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Dr. Vanita Rahman Visits Indian Medical Schools With Urgent Call for Plant-Based Prevention

Doctor Visits Indian Medical Schools With Urgent Call for Plant-Based Prevention

India is facing growing epidemics of obesity, diabetes, and heart disease as traditional plant-based diets are being eroded by a meat-heavy Western diet and influx of processed foods.

To help turn around these trends, Vanita Rahman, MD, DipABLM, clinic director for the Barnard Medical Center, recently toured India and Bangladesh, where she lectured to students and faculty at medical schools about the importance of plant-based nutrition.

“The traditional Indian diet based on legumes, fruits and vegetables, herbs and spices, and flatbreads made with whole grains helped to keep chronic disease rates low,” says Dr. Rahman. “However, India has seen an influx of Western-style fast food—from burgers and fried chicken to pizza and ice cream—and Indian food itself has become more processed, leading to a dramatic increase in diet-related disease.”

In India, 254 million people are obese, and South Asians’ risk for cardiometabolic complications start at much lower BMI when compared to other populations. In addition, 136 million people in India have prediabetes, 100 million have diabetes, and 315 million have high blood pressure.

“Medical students and health care professionals are on the front line when it comes to preventing and treating these conditions, so educating them about the power of a plant-based diet is essential,” stresses Dr. Rahman.

Dr. Rahman’s tour started in Dhaka, the capital of Bangladesh, at Bangabandhu Sheikh Mujib Medical University.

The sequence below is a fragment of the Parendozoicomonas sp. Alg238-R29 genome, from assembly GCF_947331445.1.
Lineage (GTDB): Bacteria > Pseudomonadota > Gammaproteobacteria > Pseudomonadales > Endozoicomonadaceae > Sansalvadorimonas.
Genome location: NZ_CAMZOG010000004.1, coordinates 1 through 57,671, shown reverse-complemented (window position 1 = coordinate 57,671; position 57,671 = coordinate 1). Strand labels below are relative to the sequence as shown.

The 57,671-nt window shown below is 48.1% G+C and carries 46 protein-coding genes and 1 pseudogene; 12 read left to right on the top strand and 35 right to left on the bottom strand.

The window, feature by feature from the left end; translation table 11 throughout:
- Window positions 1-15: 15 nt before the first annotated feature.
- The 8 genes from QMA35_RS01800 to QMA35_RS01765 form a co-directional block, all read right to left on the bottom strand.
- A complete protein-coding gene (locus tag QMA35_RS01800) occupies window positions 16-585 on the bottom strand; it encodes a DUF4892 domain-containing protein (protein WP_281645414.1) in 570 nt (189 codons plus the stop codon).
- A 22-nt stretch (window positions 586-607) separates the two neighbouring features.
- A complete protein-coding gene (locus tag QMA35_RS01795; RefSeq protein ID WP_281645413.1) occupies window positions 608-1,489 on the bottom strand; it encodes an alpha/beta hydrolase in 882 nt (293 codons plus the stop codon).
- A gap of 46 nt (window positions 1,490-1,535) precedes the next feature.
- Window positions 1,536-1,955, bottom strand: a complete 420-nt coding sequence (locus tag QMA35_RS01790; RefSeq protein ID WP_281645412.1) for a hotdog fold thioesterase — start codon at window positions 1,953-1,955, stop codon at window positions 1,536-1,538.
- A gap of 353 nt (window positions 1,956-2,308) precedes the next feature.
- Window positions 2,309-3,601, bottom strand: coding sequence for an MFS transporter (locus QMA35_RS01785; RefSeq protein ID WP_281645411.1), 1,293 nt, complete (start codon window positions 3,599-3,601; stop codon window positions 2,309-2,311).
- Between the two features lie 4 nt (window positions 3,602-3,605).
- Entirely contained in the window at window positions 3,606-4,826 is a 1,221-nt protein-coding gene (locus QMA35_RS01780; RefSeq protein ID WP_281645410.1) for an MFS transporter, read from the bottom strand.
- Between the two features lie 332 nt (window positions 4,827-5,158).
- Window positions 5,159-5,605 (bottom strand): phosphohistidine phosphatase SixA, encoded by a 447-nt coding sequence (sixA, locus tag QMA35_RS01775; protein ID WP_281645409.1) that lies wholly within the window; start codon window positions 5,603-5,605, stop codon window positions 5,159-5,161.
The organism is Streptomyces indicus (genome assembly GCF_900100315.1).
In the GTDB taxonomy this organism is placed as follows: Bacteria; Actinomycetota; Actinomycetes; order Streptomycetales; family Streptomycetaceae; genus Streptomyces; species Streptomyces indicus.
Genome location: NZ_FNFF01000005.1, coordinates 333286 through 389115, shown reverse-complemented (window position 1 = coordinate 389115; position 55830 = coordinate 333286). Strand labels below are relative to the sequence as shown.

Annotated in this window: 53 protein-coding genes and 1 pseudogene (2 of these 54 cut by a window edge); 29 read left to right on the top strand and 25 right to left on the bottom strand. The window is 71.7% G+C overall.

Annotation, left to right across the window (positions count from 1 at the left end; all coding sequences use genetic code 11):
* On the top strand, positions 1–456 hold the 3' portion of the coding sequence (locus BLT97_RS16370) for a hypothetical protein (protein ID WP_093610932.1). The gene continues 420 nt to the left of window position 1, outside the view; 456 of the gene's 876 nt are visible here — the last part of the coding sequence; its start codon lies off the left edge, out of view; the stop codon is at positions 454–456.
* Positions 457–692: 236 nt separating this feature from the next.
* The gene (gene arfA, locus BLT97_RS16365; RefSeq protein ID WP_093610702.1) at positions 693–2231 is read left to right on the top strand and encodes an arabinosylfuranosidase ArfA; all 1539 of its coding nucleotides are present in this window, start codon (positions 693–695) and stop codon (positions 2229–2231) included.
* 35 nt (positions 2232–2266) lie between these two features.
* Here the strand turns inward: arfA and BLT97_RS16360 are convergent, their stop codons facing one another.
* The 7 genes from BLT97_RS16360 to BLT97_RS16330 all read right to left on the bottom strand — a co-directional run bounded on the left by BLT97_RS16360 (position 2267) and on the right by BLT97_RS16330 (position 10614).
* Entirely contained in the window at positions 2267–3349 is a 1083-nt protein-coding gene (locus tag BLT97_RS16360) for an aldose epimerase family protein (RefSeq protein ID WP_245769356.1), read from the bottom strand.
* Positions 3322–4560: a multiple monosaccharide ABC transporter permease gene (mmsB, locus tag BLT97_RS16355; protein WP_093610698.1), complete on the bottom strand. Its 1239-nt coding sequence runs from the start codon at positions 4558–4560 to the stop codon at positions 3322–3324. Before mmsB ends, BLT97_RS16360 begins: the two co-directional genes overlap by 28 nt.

Bangabandhu Sheikh Mujib Medical University Dhaka, Bangladesh
Bangabandhu Sheikh Mujib Medical University, Dhaka, Bangladesh

She then traveled to India, starting in Bangalore at the Indian Institute of Science, where they are doing research on diabetes, and Ramaiah University.

India Institute of Science, Bangalore
India Institute of Science, Bangalore

In New Delhi, she visited the All India Institutes of Medical Sciences (AIIMS), whose director, Dr. Srinivas, is plant-based; Lady Hardinge Medical College, one of the oldest medical schools in New Delhi; and SGT University in Gurugram.


Dr. Srinivas, Director AIIMS Delhi (second from left), is plant-based.
Dr. Srinivas (second from left), Director AIIMS Delhi is plant-based.

In the state of Gujarat, she visited GMERS Medical College in Sola and Sumandeep Vidyapeeth University in Vadodara. Her tour concluded in Mumbai.


GMERS Medical College, Sola
GMERS Medical College, Sola


Sumandeep University, Vadodara
Sumandeep University, Vadodara

“Research shows that one out of five deaths globally are due to poor nutrition, and South Asia is home to nearly 25% of the world's population, so the urgency to improve nutrition there with a plant-based diet has never been greater,” says Dr. Rahman.

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